Missed Opportunities: What Washington Gets Wrong About States
Every year, the National Governors Association brings Governors and their staff to Washington, D.C. to discuss the most pressing policy issues facing states. I was fortunate enough to be able attend a few events this year, yet once again, I was reminded how many of us living and breathing Washington, DC politics miss the mark when it comes to engaging with state officials.
2023 is not without major policy debates. After a number of consequential Supreme Court decisions and a divided federal government, state leaders are motivated to debate critical policy priorities – from helping taxpayers afford household items like gasoline and groceries, coming up with a proactive strategy ahead of the federal Public Health Emergency ending on May 11th, addressing the housing crisis, becoming a carbon net-zero economy, and/or bringing their own state education rankings to the top in the nation.
Unfortunately, many DC-based government affairs professionals fail to ask about topics beyond federal implications when having important conversations with Governors. For example, I recently attended a panel discussion with state leaders where moderators focused heavily on upcoming elections and not on local legislation and trends. While the federal government has collaborated with state governments on execution of major legislative goals, it is critical to underscore the difference between federal and state point of views.
Specifically, focusing the conversation with Governors on the 2024 presidential election, or about who they view their party leaders are, in a year where they have record high budgets, are faced with economic uncertainty, widespread opioid deaths, an alarming housing and homelessness crisis, and a variety of social battles including education curriculum and reproductive rights – is a missed opportunity.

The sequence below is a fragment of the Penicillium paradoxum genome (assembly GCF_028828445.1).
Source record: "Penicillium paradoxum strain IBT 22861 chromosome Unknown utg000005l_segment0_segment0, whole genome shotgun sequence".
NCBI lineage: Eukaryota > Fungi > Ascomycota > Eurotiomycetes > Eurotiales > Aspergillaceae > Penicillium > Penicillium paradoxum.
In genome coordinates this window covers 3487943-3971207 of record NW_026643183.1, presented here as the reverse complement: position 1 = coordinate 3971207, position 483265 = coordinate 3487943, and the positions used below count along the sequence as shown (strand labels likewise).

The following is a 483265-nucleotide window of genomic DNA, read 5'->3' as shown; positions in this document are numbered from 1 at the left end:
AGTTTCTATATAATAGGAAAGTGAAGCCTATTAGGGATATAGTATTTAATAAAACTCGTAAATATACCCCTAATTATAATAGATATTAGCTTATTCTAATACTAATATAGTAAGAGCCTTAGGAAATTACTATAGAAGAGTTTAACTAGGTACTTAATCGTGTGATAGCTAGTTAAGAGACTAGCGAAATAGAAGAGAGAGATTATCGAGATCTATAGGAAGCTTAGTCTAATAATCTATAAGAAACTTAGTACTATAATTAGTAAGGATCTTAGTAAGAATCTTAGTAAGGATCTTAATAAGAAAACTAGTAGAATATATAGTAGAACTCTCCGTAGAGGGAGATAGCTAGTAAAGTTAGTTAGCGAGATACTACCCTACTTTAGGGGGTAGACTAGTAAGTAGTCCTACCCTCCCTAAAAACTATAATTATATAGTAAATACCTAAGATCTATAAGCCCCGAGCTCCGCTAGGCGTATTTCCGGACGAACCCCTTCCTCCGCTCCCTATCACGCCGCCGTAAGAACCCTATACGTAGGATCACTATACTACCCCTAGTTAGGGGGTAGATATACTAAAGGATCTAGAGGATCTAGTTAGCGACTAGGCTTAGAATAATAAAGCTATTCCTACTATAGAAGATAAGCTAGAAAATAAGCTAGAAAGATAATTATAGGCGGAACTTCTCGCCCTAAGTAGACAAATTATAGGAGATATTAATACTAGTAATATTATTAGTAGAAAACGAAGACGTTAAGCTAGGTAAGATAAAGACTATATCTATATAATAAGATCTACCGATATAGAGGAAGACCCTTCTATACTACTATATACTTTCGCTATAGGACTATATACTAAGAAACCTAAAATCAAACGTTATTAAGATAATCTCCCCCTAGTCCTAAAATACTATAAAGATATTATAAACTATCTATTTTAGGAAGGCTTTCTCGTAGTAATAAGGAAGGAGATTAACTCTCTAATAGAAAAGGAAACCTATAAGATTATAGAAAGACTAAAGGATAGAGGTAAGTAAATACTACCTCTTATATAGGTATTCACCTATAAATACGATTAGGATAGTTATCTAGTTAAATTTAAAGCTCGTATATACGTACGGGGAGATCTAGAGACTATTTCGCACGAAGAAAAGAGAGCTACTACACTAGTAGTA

Funding from the American Rescue Plan (ARPA) facilitated record budget surpluses for the majority of states. This allowed several states to cut taxes, provide stimulus checks, and put money into existing programs while creating new ones. I wanted to hear answers to critical questions, including: what Governors will do when the funding expires? How Governors determine what to prioritize when funding is available for everything? What programs were able to be created or maintained as a direct result of ARPA dollars, and how will they continue to be maintained? Instead, the focus was put on President Biden's effort to providing funding.
Discussion around the Inflation Reduction Act’s climate initiatives was no different. While transitioning to a carbon neutral economy is a priority, every state must approach it differently with varying geographic capabilities for EV charging, reliance on the coal and oil industries, ability to manufacture and procure semi-chip conductors, and different workforce capabilities. What are state leaders proposing?
In 2023, all 50 state legislatures will be convening in regular session, giving their State of the State addresses, announcing new budget priorities, and tackling a wide range of issues before their respective sessions conclude. The bottom line is: federal issues do bleed into states, yet DC professionals will continue to misunderstand the operation and structure of state governments unless we start asking the right questions. This is why Prism Group has a dedicated state government affairs practice, because we know that understanding how state governments work is vital for short-term and long-term success.